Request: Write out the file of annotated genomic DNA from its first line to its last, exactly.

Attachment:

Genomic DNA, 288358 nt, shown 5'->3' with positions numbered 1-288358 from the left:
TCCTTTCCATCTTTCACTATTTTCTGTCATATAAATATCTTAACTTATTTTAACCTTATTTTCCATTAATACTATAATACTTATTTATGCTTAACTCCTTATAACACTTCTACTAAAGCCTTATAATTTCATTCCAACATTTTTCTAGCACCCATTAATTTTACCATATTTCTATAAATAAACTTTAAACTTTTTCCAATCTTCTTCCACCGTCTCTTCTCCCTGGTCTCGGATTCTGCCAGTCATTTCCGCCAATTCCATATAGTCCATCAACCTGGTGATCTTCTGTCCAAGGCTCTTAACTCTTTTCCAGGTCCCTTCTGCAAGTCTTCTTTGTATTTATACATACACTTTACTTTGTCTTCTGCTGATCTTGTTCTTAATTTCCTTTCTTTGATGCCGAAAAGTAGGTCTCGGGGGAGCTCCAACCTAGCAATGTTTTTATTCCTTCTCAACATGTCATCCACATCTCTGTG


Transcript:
Genomic DNA, 288358 nt, shown 5'->3' with positions numbered 1-288358 from the left:
TCCTTTCCATCTTTCACTATTTTCTGTCATATAAATATCTTAACTTATTTTAACCTTATTTTCCATTAATACTATAATACTTATTTATGCTTAACTCCTTATAACACTTCTACTAAAGCCTTATAATTTCATTCCAACATTTTTCTAGCACCCATTAATTTTACCATATTTCTATAAATAAACTTTAAACTTTTTCCAATCTTCTTCCACCGTCTCTTCTCCCTGGTCTCGGATTCTGCCAGTCATTTCCGCCAATTCCATATAGTCCATCAACCTGGTGATCTTCTGTCCAAGGCTCTTAACTCTTTTCCAGGTCCCTTCTGCAAGTCTTCTTTGTATTTATACATACACTTTACTTTGTCTTCTGCTGATCTTGTTCTTAATTTCCTTTCTTTGATGCCGAAAAGTAGGTCTCGGGGGAGCTCCAACCTAGCAATGTTTTTATTCCTTCTCAACATGTCATCCACATCTCTGTG